SA mines still resist change

2010-04-10 07:23

A DRAFT five-year review of transformation in the mining industry

has raised questions about the ­sector’s commitment to placing a portion of its

wealth in the hands of black South Africans.

The 29-page draft, which was leaked to City Press Business, shows

continued marginalisation of blacks in the R2 trillion industry five years after

a mining sector charter was signed to redress its skewed ownership and

control.

The mining industry was found wanting in almost all the key

indicators of transformation such as black ownership, skills development,

employment equity, preferential procurement, mining community upliftment,

housing and living conditions and mining beneficiation.

The initial findings of the review, sanctioned by the mineral

resources department (DMR), on the low level of transformation in the mining

industry are likely to ­fuel calls by ANC Youth League president Julius Malema

to nationalise mining companies.

The report, marked “strictly confidential”, shows that 9% of the

industry was in black hands last year, some distance from the 15% target set by

the mining charter.

The industry has set a target to transfer 26% of ownership to

blacks by 2014 , a daunting task unlikely to be met in the next five years,

mainly because of the scarcity of funds in the wake of the recession. The

­authors of the review recommend that the implementation period be extended to

2019.

“It is abundantly clear to us that the pace of transformation in

the mining industry is far off the mark and that we have a very long way to go

before the industry is deracialised,” said DMR spokesperson ­Jeremy

Michaels.

He said government would continue to engage with business and

labour to address the matter.

So far black economic empowerment deals worth R200 billion have

been concluded.

According to the review, historically disadvantaged South Africans,

which include white women or black-owned companies, got a meagre 3% slice of the

mining industry’s total procurement pie in the five-year review period. In 2008

the industry spent R199 billion on goods and services.

The report finds that roughly 26% of mining firms have achieved the

target of 40% black representation at management level. Many companies in the

sector have 33% black representation in their upper echelons. But the review

says a large number of black managers are in middle management and only very few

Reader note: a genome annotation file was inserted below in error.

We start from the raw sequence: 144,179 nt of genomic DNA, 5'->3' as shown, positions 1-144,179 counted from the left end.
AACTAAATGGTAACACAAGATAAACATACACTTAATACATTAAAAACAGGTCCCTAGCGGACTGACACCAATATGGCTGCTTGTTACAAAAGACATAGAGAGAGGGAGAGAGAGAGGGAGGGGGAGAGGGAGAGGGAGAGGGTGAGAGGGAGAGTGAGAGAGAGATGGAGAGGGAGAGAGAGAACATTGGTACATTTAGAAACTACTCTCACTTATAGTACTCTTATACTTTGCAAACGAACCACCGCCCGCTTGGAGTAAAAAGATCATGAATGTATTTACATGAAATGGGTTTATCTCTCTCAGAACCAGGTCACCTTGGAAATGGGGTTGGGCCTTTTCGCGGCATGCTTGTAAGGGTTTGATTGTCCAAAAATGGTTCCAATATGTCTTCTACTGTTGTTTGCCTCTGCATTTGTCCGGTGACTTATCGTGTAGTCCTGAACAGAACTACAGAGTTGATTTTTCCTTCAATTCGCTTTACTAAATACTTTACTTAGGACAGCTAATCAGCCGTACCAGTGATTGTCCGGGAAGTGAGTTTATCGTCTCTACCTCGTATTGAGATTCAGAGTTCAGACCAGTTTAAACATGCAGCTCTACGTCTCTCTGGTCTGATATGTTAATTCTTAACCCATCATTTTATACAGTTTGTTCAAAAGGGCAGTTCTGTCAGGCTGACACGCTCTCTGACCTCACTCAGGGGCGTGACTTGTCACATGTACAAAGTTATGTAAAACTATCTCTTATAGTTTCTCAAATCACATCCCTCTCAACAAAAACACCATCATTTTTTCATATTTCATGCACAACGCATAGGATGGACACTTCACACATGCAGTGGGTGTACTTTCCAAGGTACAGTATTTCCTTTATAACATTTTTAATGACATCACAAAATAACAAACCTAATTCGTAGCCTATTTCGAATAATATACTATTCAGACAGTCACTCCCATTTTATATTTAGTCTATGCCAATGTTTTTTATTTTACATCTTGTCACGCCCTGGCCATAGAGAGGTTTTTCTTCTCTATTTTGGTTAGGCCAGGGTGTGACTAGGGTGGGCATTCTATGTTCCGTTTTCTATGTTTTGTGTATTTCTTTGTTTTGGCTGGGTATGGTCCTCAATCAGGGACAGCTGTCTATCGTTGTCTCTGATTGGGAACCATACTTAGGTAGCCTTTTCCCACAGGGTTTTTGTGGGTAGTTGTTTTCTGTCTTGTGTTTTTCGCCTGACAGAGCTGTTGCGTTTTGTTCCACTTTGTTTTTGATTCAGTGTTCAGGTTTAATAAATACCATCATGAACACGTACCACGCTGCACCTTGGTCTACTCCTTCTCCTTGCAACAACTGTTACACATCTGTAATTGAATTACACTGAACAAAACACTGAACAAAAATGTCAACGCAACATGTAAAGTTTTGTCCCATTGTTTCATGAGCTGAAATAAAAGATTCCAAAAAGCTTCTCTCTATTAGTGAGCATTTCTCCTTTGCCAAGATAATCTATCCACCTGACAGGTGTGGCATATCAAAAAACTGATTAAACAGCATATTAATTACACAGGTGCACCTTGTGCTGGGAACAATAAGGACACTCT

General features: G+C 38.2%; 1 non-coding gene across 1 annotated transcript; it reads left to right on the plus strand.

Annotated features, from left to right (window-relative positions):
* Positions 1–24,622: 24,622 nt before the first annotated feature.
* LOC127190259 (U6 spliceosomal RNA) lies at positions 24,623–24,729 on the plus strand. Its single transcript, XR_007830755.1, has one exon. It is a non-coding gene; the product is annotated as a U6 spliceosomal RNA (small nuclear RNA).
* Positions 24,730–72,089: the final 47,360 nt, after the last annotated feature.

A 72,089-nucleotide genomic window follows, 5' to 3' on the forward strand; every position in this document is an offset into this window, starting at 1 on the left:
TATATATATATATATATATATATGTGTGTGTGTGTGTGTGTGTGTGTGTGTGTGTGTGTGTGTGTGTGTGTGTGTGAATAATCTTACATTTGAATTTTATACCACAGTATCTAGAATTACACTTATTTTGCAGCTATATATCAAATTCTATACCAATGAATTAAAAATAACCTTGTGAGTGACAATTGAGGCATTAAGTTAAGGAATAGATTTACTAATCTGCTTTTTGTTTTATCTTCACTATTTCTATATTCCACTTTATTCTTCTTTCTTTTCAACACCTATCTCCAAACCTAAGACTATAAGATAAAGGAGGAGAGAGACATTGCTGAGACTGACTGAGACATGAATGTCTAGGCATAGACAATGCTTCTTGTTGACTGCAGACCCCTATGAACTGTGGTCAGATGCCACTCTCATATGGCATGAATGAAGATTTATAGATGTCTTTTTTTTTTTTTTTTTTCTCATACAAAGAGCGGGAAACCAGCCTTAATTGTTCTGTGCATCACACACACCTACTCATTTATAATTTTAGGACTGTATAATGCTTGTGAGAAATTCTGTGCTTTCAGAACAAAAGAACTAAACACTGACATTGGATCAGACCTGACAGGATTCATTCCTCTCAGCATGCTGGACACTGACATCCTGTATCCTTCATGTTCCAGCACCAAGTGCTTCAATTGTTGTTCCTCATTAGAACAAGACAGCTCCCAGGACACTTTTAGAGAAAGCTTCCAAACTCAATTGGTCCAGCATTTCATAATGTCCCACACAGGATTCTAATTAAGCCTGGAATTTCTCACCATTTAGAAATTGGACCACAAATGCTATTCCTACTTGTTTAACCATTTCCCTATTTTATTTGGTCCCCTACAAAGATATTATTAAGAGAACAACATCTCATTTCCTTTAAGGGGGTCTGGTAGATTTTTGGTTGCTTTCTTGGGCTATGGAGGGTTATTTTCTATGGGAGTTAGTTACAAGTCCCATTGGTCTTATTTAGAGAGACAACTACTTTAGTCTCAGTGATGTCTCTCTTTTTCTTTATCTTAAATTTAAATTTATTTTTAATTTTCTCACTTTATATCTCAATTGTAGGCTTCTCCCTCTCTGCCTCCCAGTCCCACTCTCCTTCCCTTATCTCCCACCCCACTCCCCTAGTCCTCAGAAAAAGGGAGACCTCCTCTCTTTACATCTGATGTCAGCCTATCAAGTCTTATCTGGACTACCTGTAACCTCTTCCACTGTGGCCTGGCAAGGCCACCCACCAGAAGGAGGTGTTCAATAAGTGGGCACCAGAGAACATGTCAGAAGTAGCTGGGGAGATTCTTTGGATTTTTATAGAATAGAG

are in key decision-making positions.

About 26% of mining companies have complied with the 10% women

participation target. “However, less than 1% are in core management positions,”

the ­report adds.

The report also expresses concern at the lack of investment in the

development of skills among historica­lly disadvantaged South Africans. It also

notes that the industry has not fared any better when it comes to ­uplifting

mining communities.

Mzolisi Diliza, the chief executive of the Chamber of Mines,

pleaded ­ignorance of the draft report. “I have not seen the draft report and I

don’t even know which facts have been substantiated or verified,” Diliza

said.

Industry players did not want to comment on the record about the

contents of the report owing to its sensitivity.

An insider said the report was a good starting point to get the

industry, government and labour to look afresh at the charter.

“In some instances the low targets are a reflection of the onerous

­compliance requirements of the charter,” said the insider.

“Companies are required to prove their own efforts in improving a

mining community. This has led to many companies doing the same things instead

of pooling resources and addressing a wider variety of community needs.”

Industry, labour and the ­government met last week to discuss the

report and have committed themselves to reaching a common understanding on the

contents of the report by June.

The insider said a common understanding of what was measured and

how would help the transformation process towards the 2014 review.



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